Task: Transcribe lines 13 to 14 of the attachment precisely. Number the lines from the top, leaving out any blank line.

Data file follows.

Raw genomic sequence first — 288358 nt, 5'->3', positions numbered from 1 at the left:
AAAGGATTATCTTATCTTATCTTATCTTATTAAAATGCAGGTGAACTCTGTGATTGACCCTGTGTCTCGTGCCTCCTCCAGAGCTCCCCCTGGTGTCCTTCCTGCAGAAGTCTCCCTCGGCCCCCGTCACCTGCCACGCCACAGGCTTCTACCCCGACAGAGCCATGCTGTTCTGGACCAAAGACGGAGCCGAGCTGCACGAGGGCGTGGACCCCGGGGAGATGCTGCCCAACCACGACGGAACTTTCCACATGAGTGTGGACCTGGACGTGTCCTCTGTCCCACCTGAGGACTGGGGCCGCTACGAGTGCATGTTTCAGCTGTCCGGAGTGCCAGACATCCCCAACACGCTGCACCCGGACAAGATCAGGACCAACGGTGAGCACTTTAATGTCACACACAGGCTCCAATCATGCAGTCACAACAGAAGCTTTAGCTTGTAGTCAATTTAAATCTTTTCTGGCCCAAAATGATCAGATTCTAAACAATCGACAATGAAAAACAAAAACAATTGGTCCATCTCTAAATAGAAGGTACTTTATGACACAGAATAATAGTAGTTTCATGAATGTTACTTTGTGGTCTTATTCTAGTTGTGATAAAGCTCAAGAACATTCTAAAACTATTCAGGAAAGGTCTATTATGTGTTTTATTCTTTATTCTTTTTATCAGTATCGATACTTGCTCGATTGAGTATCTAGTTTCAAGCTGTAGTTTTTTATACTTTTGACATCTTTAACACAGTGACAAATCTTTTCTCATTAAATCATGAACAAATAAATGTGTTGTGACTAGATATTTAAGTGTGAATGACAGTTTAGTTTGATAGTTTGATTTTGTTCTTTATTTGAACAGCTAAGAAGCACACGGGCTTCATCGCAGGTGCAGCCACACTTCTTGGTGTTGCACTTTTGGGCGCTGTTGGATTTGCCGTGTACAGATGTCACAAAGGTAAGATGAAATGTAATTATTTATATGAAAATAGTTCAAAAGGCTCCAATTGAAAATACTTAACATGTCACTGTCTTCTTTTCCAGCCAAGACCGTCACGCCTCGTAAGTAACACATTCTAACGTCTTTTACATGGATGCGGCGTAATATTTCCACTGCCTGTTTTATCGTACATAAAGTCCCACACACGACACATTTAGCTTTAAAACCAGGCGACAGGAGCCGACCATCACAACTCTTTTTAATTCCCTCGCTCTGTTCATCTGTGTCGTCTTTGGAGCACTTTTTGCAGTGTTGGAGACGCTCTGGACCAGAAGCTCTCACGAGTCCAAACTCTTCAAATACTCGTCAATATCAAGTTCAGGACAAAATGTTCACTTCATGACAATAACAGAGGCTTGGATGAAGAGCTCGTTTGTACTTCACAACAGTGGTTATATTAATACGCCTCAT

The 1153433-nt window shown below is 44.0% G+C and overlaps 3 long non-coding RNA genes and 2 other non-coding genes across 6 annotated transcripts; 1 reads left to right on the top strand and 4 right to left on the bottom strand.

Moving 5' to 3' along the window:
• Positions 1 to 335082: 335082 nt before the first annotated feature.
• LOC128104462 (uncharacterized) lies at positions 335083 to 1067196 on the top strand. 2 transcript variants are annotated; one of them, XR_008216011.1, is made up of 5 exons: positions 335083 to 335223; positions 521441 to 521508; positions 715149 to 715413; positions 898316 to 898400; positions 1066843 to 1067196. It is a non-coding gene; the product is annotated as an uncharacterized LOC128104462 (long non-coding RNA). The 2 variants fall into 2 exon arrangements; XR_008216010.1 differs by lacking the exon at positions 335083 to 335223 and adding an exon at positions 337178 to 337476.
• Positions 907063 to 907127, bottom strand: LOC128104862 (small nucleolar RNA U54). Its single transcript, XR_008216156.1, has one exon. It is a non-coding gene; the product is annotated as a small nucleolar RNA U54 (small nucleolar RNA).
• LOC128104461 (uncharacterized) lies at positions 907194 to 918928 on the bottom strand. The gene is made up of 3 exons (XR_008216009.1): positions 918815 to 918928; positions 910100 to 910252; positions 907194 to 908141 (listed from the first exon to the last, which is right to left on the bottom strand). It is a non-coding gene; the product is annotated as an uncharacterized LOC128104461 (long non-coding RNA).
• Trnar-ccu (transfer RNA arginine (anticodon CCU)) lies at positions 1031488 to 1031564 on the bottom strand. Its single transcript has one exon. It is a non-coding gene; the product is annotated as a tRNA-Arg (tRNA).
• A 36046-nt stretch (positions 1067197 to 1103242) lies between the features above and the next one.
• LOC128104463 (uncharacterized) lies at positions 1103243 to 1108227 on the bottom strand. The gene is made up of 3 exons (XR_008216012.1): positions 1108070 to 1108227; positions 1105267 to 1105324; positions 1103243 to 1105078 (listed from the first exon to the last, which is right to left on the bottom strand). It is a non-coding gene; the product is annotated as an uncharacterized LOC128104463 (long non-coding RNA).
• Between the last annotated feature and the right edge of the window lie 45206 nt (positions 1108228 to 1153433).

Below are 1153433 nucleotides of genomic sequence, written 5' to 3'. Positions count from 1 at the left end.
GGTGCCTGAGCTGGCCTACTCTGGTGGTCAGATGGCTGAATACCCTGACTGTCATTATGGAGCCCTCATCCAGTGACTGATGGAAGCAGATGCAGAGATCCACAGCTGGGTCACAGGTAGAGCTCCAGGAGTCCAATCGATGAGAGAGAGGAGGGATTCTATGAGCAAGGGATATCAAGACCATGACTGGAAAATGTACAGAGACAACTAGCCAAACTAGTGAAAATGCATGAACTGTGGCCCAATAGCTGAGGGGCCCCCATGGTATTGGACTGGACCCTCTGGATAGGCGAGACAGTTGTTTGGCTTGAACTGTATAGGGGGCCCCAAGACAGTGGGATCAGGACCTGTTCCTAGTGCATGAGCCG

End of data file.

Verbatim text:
Below are 1153433 nucleotides of genomic sequence, written 5' to 3'. Positions count from 1 at the left end.
GGTGCCTGAGCTGGCCTACTCTGGTGGTCAGATGGCTGAATACCCTGACTGTCATTATGGAGCCCTCATCCAGTGACTGATGGAAGCAGATGCAGAGATCCACAGCTGGGTCACAGGTAGAGCTCCAGGAGTCCAATCGATGAGAGAGAGGAGGGATTCTATGAGCAAGGGATATCAAGACCATGACTGGAAAATGTACAGAGACAACTAGCCAAACTAGTGAAAATGCATGAACTGTGGCCCAATAGCTGAGGGGCCCCCATGGTATTGGACTGGACCCTCTGGATAGGCGAGACAGTTGTTTGGCTTGAACTGTATAGGGGGCCCCAAGACAGTGGGATCAGGACCTGTTCCTAGTGCATGAGCCG